We all like getting things for free, especially when the free items or services are valuable. Thanks to legislation that was signed in May 2018, Americans have another free service that they can use as often as they like – applying for a credit freeze. As of September 21, 2018, it no longer costs money to freeze or thaw your credit.
A credit freeze stops any potential lenders from accessing your credit report. If a lender can't assess your risk, they won't lend money to you – or to an identity thief pretending to be you. When you want to make a legitimate credit request, you "thaw" your account for as long as you need to get your credit source approved, and then re-apply the freeze.
Simply place a credit freeze with each of the major credit bureaus (Equifax, Experian, and TransUnion) and you're all set ... right?
Unfortunately, it's not that simple. Identity thieves have many other ways to cash in on your personal information.
Credit freezes prevent thieves from opening new accounts, but if they have the right information, they can still abuse your current accounts. Check all of your accounts frequently for any signs of fraudulent charges. Dispute fraudulent charges immediately, no matter how small they are. Identity thieves will often start with small charges to see if you are paying attention. Let MoneyTips protect your credit and your identity with a free trial.
Identity thieves can also file bogus tax returns in your name, using fake numbers to maximize a refund check. If their return arrives before your real return, the IRS will reject your return – forcing you to waste time clearing up the issue.
Similarly, an identity thief may acquire medical services under your name. Medical identity theft is particularly obnoxious because it's hard to detect – many Americans won't know about the fraudulent charges until they receive a bill – or worse, get calls from collection agencies because the bill is already overdue.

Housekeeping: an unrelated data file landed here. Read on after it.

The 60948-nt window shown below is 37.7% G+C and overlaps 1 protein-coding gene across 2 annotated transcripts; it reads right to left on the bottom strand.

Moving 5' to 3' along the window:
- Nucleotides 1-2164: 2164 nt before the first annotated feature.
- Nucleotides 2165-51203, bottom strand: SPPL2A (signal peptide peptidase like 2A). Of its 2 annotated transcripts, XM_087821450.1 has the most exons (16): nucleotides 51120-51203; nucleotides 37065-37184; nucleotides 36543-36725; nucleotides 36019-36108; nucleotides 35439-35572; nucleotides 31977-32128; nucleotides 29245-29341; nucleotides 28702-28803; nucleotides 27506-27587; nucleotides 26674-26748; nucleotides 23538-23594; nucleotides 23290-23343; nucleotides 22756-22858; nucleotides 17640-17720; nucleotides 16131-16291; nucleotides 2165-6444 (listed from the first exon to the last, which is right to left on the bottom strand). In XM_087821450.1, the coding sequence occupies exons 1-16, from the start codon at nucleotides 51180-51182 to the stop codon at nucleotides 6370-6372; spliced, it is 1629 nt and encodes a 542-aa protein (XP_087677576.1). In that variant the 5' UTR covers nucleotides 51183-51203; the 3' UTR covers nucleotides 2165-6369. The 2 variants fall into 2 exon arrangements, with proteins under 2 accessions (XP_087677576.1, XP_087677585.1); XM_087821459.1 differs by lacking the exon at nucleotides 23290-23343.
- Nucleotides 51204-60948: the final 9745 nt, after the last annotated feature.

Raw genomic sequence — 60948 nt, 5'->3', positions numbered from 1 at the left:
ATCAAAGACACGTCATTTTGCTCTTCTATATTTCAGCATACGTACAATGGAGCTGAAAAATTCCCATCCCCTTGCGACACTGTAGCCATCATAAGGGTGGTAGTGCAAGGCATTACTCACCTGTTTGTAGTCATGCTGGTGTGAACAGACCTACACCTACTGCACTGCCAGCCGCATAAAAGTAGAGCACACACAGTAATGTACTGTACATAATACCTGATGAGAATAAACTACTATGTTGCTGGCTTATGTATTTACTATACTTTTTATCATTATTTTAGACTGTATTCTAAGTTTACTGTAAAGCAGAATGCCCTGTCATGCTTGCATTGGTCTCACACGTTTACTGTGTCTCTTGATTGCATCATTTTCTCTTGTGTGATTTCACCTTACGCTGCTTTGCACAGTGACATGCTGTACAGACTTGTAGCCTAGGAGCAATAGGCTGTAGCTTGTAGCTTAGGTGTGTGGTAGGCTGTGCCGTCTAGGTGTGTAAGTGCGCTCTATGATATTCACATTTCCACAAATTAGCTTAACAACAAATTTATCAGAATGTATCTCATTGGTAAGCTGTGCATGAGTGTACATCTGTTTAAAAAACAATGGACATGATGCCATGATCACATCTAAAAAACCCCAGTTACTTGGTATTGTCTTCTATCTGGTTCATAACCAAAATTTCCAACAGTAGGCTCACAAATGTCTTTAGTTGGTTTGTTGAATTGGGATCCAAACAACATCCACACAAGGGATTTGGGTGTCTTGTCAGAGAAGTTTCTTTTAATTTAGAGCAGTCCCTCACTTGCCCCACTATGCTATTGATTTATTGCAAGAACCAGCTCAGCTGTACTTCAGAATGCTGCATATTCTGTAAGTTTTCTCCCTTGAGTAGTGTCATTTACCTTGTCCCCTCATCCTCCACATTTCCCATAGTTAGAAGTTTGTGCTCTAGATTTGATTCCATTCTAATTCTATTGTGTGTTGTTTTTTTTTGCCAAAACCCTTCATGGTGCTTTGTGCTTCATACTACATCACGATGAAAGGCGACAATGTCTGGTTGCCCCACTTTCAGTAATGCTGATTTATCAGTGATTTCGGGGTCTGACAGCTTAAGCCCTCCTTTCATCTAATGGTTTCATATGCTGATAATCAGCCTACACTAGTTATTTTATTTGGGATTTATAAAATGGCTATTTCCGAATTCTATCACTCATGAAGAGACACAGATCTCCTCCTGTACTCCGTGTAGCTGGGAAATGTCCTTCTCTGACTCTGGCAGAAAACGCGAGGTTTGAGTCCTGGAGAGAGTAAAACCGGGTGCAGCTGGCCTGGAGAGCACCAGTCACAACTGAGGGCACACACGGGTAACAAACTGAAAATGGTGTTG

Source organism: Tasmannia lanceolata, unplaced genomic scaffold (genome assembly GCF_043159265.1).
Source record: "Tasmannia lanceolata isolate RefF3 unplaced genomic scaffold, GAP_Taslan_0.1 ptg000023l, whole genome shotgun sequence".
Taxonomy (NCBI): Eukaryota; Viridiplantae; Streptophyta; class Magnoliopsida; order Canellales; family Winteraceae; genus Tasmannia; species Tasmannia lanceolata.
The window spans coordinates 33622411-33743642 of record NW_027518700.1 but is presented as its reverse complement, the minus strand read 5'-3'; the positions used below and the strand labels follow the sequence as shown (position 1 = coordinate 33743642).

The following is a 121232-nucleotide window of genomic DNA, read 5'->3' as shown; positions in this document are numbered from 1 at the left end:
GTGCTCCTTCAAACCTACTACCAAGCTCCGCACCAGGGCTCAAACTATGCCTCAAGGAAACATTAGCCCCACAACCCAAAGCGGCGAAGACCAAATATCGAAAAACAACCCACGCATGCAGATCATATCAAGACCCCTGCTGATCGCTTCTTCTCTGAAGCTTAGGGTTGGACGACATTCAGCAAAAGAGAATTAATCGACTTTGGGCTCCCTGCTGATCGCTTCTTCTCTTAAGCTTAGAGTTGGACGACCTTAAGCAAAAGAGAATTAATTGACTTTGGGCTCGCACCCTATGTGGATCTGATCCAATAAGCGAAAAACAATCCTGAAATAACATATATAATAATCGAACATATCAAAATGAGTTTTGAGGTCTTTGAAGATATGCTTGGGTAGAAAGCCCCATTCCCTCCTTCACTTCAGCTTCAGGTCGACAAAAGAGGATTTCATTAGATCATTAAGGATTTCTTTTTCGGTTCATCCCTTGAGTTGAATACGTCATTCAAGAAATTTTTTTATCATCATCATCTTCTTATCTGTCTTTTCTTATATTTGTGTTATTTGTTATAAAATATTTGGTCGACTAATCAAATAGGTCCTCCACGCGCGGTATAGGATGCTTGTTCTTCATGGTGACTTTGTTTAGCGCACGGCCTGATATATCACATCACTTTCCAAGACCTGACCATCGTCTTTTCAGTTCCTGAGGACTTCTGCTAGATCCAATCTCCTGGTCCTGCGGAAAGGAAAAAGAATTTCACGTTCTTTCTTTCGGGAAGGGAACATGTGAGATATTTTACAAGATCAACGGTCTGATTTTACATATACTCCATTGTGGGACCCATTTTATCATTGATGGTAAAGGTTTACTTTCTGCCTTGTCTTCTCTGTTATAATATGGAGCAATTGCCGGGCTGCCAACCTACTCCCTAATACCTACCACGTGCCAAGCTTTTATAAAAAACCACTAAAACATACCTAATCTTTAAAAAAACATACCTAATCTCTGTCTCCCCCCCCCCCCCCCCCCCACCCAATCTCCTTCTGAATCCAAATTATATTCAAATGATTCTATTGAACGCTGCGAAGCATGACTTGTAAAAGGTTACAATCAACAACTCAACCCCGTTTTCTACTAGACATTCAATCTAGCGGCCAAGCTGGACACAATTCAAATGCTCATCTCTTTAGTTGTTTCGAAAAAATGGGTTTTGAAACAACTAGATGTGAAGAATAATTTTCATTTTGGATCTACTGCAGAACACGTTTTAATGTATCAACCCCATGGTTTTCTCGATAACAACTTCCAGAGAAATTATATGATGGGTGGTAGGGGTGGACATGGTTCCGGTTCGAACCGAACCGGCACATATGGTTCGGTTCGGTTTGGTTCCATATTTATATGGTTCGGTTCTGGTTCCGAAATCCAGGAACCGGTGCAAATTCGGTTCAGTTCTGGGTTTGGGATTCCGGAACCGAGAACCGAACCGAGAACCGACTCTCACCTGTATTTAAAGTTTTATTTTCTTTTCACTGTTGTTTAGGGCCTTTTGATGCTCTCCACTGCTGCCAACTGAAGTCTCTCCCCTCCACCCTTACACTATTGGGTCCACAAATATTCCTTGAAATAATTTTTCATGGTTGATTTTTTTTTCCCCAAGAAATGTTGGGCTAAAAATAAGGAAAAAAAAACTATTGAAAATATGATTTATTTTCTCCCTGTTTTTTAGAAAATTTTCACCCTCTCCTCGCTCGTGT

Naturally, difficulty of detection makes medical identity fraud quite attractive to thieves. According to the Identity Theft Resource Center, over one-quarter of 2017 data breaches were medical, or health-care related.
An identity thief could even use your personal information to obtain work. Not all employers perform credit checks or thorough identity verification. Among other burdens, you could end up with a tax bill on earnings that aren't yours. By creating an account with the Social Security Administration website, you can check for any false earnings reports.
Synthetic identity theft occurs when an identity thief uses some of your personal data along with fake information to create an entirely new identity. The overlap in information may not be enough to trigger your credit freeze and prevent new accounts.
While credit freezes are a useful part of your identity protection, they aren't comprehensive. Combine credit freezes with common-sense information protection, like using strong passwords, shredding personal documents before throwing them away, and using only secure Internet connections. Check all of your accounts regularly along with your credit report and beware of suspicious emails or confirmation requests for unfamiliar accounts.
For extra protection, consider adding fraud alerts, credit monitoring services, or various locking and identity theft protection services. Balance the level of protection with the corresponding inconvenience and find an identity protection strategy that's right for you and your family.
Make it hard for identity thieves to get your personal information and make it even harder for them to use it. Given that millions of Americans have been subjected to data breaches, there should be plenty of easier targets for identity thieves to find.
Protect your credit – protect your identity – protect yourself with a free MoneyTips trial.